On the day SAP announced its on-demand strategy, NetSuite’s CEO Zach Nelson, the ever-present thorn in SAP’s side, graciously took me on a walk down memory lane.
Larry Ellison, he recalled, once told him that what really helped Oracle take off was IBM announcing it was working on a relational database.
At the time, Oracle had the best database technology, and IBM acknowledging that relational databases were a big deal simply elevated Oracle’s profile, Nelson said.
And, as his story goes, Ellison said, “Someday, SAP or Microsoft will do the same thing. They’ll start talking about the importance of what you do, but won’t be able to deliver on it yet.”
SAP’s announcement of its on-demand strategy is “another IBM moment for us,” Nelson said. “The opportunity in front of us is huge. With SAP’s announcement today, everyone realizes [SaaS] is the future of software.”
And, he said, customers aren’t going to wait around for SAP to get it right.
So is SAP too late to the game? It’s no secret that SAP has struggled to get an on-demand strategy off-the-ground. Business ByDesign still isn’t fully to market yet.
But there’s one important difference with its new strategy for enterprises — it doesn’t seem to want to re-invent the wheel anymore. While SAP sells CRM on-demand, and promises Business ByDesign is still coming, there’s no indication, at least now, that’ll it’ll develop on-demand, back-office applications for large companies. Customers, it envisions, instead will use its on-demand applications to augment line of business functionality in their on-premise systems.
Maybe developing back-office, on-demand apps is a game SAP no longer sees as winnable, or perhaps, profitable.
It’s something that seems to be guiding the on-demand strategies of the mega vendors now.
SAP’s push to extend line of business functionality in an on-demand manner is very similar to Microsoft’s “Software plus Services” strategy, a hybrid of on-premise and on-demand software.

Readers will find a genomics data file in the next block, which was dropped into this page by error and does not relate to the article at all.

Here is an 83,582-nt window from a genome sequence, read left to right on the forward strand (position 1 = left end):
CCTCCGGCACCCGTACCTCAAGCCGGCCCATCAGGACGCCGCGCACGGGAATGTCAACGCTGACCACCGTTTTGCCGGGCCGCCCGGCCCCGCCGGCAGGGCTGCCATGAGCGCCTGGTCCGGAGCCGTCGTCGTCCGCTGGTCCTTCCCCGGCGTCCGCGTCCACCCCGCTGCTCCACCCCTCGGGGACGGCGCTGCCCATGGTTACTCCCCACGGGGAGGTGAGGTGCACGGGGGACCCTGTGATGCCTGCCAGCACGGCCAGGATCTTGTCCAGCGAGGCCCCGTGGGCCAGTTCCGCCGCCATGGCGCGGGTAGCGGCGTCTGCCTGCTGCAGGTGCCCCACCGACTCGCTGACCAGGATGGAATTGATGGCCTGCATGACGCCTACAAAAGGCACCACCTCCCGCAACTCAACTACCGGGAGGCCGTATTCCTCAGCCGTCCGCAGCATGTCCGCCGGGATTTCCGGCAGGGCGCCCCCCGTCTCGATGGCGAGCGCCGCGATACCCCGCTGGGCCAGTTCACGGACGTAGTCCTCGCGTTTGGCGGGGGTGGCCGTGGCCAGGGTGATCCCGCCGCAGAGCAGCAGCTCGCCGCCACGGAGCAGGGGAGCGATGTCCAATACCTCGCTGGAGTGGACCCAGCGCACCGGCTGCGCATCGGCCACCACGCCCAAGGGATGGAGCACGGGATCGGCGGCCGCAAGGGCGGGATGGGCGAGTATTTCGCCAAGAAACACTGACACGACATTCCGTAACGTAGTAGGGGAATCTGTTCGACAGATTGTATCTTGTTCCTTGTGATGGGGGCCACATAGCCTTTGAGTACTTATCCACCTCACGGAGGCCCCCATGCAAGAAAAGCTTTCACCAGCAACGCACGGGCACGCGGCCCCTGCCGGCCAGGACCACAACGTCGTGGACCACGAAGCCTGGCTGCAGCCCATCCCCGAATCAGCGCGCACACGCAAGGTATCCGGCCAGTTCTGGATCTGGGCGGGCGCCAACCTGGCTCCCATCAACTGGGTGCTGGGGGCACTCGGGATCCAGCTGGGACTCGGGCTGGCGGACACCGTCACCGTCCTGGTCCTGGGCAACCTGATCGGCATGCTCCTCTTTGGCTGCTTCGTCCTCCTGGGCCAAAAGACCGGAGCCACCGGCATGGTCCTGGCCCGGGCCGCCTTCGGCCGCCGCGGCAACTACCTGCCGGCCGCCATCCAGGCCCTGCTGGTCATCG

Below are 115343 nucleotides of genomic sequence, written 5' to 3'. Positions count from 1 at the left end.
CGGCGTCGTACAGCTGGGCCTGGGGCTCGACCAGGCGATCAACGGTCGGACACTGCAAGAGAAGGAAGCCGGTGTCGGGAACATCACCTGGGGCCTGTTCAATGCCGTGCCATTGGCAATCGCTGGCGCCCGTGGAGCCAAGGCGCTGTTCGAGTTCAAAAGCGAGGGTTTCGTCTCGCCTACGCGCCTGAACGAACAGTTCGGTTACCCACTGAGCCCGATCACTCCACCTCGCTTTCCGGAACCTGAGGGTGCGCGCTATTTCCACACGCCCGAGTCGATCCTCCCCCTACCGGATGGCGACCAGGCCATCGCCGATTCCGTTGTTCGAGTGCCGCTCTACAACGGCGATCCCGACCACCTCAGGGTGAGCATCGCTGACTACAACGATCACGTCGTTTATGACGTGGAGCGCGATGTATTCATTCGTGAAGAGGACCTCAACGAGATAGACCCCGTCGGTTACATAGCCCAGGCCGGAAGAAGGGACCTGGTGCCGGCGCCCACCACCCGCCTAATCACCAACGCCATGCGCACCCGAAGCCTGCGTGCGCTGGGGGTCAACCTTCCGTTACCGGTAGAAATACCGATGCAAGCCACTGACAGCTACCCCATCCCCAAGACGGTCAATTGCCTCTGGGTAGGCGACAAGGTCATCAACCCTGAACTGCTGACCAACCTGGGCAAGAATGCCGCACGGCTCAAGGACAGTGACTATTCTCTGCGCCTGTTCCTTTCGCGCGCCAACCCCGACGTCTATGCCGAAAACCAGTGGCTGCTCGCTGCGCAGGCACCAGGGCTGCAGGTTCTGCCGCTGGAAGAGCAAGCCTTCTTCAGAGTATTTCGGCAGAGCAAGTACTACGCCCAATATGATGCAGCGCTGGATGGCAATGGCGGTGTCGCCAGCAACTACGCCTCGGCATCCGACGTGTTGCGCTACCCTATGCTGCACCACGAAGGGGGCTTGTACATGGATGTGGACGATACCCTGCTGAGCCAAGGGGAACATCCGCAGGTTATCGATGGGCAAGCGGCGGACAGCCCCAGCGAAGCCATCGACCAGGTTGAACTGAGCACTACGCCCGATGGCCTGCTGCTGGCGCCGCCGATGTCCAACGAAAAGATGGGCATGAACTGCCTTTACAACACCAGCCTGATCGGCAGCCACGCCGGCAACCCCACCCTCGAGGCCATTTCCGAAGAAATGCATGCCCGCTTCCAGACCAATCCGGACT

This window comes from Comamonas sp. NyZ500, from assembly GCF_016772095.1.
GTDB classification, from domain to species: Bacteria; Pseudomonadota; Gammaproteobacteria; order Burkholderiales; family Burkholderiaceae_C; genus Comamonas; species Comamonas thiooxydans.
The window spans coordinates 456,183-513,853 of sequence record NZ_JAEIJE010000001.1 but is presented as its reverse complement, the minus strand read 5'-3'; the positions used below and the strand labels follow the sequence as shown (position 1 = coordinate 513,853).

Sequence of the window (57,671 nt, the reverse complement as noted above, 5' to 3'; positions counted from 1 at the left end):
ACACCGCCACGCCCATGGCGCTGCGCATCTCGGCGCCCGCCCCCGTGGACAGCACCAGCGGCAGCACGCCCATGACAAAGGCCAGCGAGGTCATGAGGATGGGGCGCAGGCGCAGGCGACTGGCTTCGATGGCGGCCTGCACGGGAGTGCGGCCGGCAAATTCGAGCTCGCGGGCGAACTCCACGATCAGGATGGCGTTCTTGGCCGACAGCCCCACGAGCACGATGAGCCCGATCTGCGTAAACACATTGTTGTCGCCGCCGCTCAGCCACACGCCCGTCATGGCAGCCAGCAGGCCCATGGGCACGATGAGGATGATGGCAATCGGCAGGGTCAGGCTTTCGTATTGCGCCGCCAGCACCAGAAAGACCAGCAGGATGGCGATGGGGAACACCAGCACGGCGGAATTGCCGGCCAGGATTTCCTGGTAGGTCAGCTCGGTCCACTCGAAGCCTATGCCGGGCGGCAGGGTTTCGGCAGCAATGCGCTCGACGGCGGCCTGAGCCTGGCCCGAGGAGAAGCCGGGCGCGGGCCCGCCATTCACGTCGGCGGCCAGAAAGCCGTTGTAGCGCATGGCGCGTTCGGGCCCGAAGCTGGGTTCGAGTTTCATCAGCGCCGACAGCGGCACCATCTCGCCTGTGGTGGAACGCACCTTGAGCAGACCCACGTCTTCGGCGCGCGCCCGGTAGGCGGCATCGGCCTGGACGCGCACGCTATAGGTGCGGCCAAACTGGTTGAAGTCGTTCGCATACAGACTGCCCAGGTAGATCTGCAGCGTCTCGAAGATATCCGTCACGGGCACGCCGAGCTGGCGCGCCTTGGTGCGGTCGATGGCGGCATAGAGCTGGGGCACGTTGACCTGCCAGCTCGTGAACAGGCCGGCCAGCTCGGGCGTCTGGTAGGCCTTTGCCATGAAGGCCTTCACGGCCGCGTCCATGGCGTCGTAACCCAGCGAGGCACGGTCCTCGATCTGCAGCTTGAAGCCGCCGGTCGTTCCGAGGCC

Oracle seems to be following suit. In May, the Wall Street Journal reported that Oracle was working on seven new on-demand offerings — applications that would help businesses run sales campaigns, keep track of employees and job applicants and manage marketing.
It’s an approach that is validated by the deal Siemens signed with SuccessFactors this week — which, at 420,000 seats, is one of the biggest SaaS deals to date. Siemens didn’t rip out its SAP HCM deployment. It’s simply augmenting it with talent and performance management software.
SuccessFactor’s Paul Albright told me that its strategy is to act as a partner with the big vendors, rather than rip and replace deep-rooted back office software. They’re eight years old and this year are on pace to bring in $140 million in revenue, so it seems to be working.
“We see ourselves as complementing the investment companies have made in an SAP or Oracle,” he said, adding that they have more than 1,000 SAP and Oracle customers running their software
I think SAP will still pick up customers once Business ByDesign, its SaaS ERP, goes to market, which analysts expect sometime next year.
And I don’t think Oracle making things more interesting by buying NetSuite (Ellison owns a majority stake in the company) is far-fetched at all. Nelson wouldn’t bite Wednesday when I asked whether there was truth to those rumors.
But are the mega vendors signaling that their major on-demand strategies will leave the back-office, on-demand deployments to the NetSuites of the world?